US8205781Jun 3, 2011Jun 26, 2012Ethicon Endo-Surgery, Inc.Surgical stapler with apparatus for adjusting staple height
US8205782Jul 12, 2007Jun 26, 2012Niti Surgical Solutions Ltd.Compression assemblies and applicators for use therewith
US8215531Jan 29, 2010Jul 10, 2012Ethicon Endo-Surgery, Inc.Surgical stapling instrument having a medical substance dispenser
US8215532Nov 23, 2010Jul 10, 2012Tyco Healthcare Group LpTissue stop for surgical instrument
US8231042Oct 20, 2009Jul 31, 2012Tyco Healthcare Group LpSurgical stapler
US8235274Oct 14, 2011Aug 7, 2012Tyco Healthcare Group LpSurgical instrument
US8245900Dec 8, 2010Aug 21, 2012Tyco Healthcare Group LpSurgical instrument having a plastic surface
US8267300Dec 30, 2009Sep 18, 2012Ethicon Endo-Surgery, Inc.Dampening device for endoscopic surgical stapler
US8267301Jun 21, 2010Sep 18, 2012Tyco Healthcare Group LpSurgical stapler
US8272551Apr 25, 2011Sep 25, 2012Cardica, Inc.Method of utilizing a driverless surgical stapler
US8272553Mar 7, 2012Sep 25, 2012Tyco Healthcare Group LpSurgical stapler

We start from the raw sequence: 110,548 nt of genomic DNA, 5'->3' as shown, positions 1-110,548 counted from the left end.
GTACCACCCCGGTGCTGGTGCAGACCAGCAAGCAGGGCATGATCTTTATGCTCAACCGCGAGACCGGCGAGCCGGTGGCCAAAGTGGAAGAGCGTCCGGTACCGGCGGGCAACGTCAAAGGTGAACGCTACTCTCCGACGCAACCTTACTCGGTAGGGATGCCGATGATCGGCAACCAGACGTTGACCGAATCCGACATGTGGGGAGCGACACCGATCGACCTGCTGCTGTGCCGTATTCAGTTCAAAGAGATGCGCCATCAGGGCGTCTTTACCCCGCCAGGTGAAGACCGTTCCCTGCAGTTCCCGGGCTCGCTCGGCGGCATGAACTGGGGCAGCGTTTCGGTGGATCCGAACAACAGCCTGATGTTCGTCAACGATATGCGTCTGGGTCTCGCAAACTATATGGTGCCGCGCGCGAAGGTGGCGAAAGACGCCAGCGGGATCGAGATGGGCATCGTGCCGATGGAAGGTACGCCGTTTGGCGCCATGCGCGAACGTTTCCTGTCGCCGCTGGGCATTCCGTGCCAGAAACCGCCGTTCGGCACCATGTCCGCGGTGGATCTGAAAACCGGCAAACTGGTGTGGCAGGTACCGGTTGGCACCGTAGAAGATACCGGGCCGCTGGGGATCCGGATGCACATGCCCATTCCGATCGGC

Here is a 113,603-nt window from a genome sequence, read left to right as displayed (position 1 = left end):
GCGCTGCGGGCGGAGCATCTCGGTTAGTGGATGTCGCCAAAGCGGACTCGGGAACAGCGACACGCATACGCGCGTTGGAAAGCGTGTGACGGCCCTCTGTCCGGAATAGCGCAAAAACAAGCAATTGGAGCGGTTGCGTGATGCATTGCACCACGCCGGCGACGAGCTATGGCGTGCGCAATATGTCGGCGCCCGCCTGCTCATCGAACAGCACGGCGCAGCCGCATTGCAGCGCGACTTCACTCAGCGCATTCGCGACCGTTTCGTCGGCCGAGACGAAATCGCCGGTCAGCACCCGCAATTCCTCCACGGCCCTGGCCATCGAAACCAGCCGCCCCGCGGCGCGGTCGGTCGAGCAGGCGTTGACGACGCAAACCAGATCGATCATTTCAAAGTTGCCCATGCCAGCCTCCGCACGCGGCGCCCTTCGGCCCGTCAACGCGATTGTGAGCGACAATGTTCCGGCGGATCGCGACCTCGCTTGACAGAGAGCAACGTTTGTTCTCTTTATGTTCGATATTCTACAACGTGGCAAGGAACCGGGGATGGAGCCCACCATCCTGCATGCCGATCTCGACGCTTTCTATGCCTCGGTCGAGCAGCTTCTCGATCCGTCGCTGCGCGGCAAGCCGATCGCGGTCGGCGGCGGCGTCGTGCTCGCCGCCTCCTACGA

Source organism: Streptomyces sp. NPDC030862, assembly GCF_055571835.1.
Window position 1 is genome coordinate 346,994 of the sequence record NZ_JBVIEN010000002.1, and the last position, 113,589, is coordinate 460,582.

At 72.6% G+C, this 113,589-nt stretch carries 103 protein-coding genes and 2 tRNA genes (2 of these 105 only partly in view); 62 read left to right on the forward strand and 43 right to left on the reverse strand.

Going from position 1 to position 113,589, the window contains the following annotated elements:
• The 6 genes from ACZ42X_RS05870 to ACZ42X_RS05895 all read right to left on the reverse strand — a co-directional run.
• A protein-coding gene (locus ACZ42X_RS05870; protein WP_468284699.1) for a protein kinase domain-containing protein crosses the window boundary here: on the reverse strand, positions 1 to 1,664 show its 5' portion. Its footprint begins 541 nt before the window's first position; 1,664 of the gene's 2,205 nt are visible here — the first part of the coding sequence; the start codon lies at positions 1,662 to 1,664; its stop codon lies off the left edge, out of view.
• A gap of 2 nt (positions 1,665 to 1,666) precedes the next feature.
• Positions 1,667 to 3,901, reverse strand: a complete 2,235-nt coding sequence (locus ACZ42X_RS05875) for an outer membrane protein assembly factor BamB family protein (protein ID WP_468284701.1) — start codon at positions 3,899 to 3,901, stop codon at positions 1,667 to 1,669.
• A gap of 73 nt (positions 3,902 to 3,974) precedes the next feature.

US8272555Mar 7, 2007Sep 25, 2012Tyco Healthcare Group LpStapler for mucosectomy
US8276594Aug 30, 2011Oct 2, 2012Tyco Healthcare Group LpKnife lockout mechanisms for surgical instrument
US8281974Jan 7, 2010Oct 9, 2012Tyco Healthcare, Group LPSurgical stapler with suture locator
US8292148Apr 27, 2011Oct 23, 2012Tyco Healthcare Group LpArticulation and firing force mechanisms
US8292151Dec 22, 2011Oct 23, 2012Tyco Healthcare Group LpTool assembly for surgical stapling device
US8308040Apr 22, 2010Nov 13, 2012Ethicon Endo-Surgery, Inc.Surgical stapling instrument with an articulatable end effector
US8308041Nov 10, 2010Nov 13, 2012Tyco Healthcare Group LpStaple formed over the wire wound closure procedure
US8317075Aug 1, 2011Nov 27, 2012Covidien LpRaised boss for staple guide
US8322455Jun 27, 2006Dec 4, 2012Ethicon Endo-Surgery, Inc.Manually driven surgical cutting and fastening instrument
US8322588 *Oct 31, 2011Dec 4, 2012Covidien LpStructure containing wound treatment material
US8322589Jul 2, 2010Dec 4, 2012Ethicon Endo-Surgery, Inc.Surgical stapling instruments